What is food-first nutrition?
Every athlete wants to reach their peak performance, which often means pushing harder and longer in training and in competition. In the quest to reach their maximum potential, many athletes know that good nutrition is critical, but they may also look to the latest supplements and trendy diet regimens to give them that extra boost.
Some athletes, on the other hand, have found that a food first approach is all they need to achieve peak performance. While some athletes may need to supplement their dietary intake because of a medical condition, many athletes can properly fuel their bodies and meet all their bodies’ needs with the right food.
In the Food-First Nutrition series, Olympians, Paralympians, and elite athletes share how they maintain the strength and energy they need to compete at the highest levels of sport through a food first approach.
From Erin: My Go-To Lunch
For athletes, it’s really important to stay fueled throughout the day with the right foods. That makes lunch a big deal for me…and I’m a sucker for a good sandwich or wrap! If I feel like I’ve had a lot of bread recently, I will turn it into a big salad instead, which just means that I sub the bread for greens like baby spinach, arugula, or kale.
THE SCIENCE: Based on standard estimates, and depending on the training routine, athletes should consume at least 50 percent of their total calories from carbohydrates. An athlete’s carbohydrate intake should be between 2.5-6.0 grams per pound of body weight, but longer training times require a higher number of grams. Learn more about The Master Fuel: Carbohydrates
A typical lunch for me, especially while training, would be grilled chicken breast, sliced up on some sort of natural multi-grain bread or wrap, topped with hummus or mayo, leafy greens of some sort, peppers, avocado, tomato, cucumber, and a thin slice of cheddar cheese or a sprinkle of goat cheese or feta. I try to cram as many veggies on there as I can! Sometimes I will have fruit on the side too, usually, an apple, banana, or berry combo.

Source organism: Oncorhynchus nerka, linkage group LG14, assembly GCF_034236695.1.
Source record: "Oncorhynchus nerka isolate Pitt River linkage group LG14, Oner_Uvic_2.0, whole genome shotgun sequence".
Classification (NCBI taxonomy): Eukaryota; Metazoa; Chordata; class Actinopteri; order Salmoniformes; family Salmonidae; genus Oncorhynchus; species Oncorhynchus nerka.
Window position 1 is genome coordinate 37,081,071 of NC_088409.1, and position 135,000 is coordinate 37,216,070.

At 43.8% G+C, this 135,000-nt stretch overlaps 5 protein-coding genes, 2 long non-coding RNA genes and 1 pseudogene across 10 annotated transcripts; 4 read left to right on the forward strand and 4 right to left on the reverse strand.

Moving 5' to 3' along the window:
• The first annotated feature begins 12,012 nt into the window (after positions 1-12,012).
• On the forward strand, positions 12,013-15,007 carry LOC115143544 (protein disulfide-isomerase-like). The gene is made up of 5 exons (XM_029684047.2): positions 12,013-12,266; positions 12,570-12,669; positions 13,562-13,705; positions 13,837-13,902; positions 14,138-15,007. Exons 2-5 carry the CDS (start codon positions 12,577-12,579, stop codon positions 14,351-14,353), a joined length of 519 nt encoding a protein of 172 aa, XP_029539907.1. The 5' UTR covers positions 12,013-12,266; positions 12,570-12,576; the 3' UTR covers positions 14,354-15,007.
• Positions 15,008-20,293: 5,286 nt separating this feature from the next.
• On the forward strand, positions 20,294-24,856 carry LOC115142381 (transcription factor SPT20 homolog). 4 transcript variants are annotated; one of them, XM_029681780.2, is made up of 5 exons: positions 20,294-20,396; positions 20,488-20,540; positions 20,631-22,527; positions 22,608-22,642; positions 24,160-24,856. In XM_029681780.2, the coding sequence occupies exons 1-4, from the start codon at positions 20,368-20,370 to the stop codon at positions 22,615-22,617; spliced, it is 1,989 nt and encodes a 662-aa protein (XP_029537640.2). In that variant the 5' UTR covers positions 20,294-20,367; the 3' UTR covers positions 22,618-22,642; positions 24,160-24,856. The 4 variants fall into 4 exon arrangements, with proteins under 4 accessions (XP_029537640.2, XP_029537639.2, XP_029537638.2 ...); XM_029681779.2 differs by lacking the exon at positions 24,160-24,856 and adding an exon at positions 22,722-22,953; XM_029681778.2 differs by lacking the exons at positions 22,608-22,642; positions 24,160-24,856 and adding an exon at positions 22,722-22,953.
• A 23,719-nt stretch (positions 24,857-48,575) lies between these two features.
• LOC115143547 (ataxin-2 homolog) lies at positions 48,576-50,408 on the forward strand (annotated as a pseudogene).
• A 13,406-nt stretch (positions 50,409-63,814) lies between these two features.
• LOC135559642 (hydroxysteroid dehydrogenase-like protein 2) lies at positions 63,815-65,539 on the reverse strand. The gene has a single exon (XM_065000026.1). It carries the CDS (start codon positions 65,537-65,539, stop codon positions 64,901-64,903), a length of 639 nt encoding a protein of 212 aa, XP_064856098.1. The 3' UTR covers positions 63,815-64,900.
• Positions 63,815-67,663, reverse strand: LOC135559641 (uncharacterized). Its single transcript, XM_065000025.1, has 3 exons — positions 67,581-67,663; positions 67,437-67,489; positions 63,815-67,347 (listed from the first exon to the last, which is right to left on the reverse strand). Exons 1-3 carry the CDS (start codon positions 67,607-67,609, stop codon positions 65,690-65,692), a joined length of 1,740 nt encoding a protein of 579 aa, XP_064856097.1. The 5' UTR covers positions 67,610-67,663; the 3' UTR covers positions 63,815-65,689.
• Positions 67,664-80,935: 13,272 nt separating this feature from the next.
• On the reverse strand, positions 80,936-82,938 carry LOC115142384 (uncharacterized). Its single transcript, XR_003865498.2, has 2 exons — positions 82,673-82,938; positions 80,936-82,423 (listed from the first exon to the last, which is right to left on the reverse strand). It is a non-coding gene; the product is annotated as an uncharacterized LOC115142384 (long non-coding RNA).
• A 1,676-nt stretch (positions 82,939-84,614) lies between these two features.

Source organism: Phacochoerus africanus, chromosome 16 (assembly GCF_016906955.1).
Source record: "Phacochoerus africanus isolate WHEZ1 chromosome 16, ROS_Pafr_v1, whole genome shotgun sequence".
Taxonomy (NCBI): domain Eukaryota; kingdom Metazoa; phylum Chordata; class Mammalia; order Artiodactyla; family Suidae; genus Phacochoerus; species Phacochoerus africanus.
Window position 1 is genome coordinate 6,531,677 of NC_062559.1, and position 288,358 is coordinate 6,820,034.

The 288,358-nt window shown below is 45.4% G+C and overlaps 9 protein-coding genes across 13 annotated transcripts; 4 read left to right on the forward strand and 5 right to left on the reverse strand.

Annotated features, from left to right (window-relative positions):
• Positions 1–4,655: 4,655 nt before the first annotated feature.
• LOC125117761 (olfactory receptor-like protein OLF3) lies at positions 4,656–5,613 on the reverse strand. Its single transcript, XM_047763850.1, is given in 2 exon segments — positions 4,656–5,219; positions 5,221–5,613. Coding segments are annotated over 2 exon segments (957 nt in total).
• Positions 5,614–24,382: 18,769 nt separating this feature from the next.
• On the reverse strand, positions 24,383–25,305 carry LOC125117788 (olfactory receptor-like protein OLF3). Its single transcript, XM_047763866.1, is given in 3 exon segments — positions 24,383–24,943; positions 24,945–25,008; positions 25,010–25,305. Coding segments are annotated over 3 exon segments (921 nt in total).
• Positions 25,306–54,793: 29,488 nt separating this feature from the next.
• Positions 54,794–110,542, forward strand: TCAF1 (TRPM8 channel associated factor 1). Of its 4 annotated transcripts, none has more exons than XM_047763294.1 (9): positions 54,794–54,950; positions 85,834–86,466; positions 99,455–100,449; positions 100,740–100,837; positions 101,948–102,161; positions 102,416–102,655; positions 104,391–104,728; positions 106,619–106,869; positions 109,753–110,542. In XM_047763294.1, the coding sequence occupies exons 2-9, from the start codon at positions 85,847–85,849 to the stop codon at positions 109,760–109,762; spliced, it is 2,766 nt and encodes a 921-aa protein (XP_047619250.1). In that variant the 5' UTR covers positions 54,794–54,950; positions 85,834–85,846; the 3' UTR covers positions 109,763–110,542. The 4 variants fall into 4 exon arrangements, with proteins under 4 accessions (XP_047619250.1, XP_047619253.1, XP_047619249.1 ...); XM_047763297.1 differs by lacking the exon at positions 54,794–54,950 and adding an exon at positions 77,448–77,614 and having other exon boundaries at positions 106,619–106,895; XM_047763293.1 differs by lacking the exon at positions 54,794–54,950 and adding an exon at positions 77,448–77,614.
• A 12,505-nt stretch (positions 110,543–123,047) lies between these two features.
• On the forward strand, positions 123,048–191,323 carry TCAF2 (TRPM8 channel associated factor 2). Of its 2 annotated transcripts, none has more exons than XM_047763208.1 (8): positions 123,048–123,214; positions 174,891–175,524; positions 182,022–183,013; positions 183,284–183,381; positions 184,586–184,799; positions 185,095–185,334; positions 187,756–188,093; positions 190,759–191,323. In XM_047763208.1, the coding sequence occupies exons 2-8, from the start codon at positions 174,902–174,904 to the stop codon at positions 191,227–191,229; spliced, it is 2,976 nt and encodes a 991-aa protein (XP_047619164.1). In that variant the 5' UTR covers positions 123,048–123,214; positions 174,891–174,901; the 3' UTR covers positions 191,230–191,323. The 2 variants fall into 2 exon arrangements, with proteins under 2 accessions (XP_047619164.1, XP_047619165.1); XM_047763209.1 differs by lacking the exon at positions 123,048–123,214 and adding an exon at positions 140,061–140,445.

THE SCIENCE: A diet rich in carbohydrates increases endurance performance because of the extra store of carbohydrates in the muscles and liver, called glycogen. Studies have shown that athletes who do not consume a diet high in carbohydrates on a daily basis may experience chronic fatigue and poor performance. It’s especially important for endurance athletes to replenish carbohydrate stores, especially during periods of intense training. Consuming carbohydrates during workouts over one hour can also support performance and delay fatigue. Learn more about Protein’s Role as a Team Player..
If I need some extra protein or calories, I will usually throw peanut butter on the apple or banana, or have a hard-boiled egg on the side too. On salad days, I throw the egg right in! The lunch pictured above included a sweet potato on the side and a balsamic glaze for dressing, so those ingredients are in the regular rotation as well!
For every meal, my main goal is to build a plate with as many colors and natural, wholesome foods as possible! I’m a firm believer in balancing foods out according to personal needs rather than completely omitting anything.
THE SCIENCE: Dietary intake requirements should reflect a wide range of factors, including an individual’s energy expenditure, metabolism, and health status..
For more nutrition recommendations for athletes, check out the TrueSport Nutrition Guide.
About Erin Hamlin